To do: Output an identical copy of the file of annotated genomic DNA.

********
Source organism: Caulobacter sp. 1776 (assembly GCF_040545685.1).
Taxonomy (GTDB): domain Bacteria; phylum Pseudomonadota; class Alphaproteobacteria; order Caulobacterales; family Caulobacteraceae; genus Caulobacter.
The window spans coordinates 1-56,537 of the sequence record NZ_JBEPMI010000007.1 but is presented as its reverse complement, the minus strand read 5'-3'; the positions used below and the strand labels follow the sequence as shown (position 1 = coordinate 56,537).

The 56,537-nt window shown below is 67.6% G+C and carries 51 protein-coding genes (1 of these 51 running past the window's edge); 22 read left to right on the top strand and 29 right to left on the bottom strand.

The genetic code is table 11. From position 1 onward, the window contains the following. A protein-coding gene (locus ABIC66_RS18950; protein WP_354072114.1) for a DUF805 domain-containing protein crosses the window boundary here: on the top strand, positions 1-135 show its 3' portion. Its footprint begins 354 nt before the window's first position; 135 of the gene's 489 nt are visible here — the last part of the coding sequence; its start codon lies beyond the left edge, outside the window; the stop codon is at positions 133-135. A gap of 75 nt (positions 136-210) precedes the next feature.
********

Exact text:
Source organism: Caulobacter sp. 1776 (assembly GCF_040545685.1).
Taxonomy (GTDB): domain Bacteria; phylum Pseudomonadota; class Alphaproteobacteria; order Caulobacterales; family Caulobacteraceae; genus Caulobacter.
The window spans coordinates 1-56,537 of the sequence record NZ_JBEPMI010000007.1 but is presented as its reverse complement, the minus strand read 5'-3'; the positions used below and the strand labels follow the sequence as shown (position 1 = coordinate 56,537).

The 56,537-nt window shown below is 67.6% G+C and carries 51 protein-coding genes (1 of these 51 running past the window's edge); 22 read left to right on the top strand and 29 right to left on the bottom strand.

The genetic code is table 11. From position 1 onward, the window contains the following. A protein-coding gene (locus ABIC66_RS18950; protein WP_354072114.1) for a DUF805 domain-containing protein crosses the window boundary here: on the top strand, positions 1-135 show its 3' portion. Its footprint begins 354 nt before the window's first position; 135 of the gene's 489 nt are visible here — the last part of the coding sequence; its start codon lies beyond the left edge, outside the window; the stop codon is at positions 133-135. A gap of 75 nt (positions 136-210) precedes the next feature.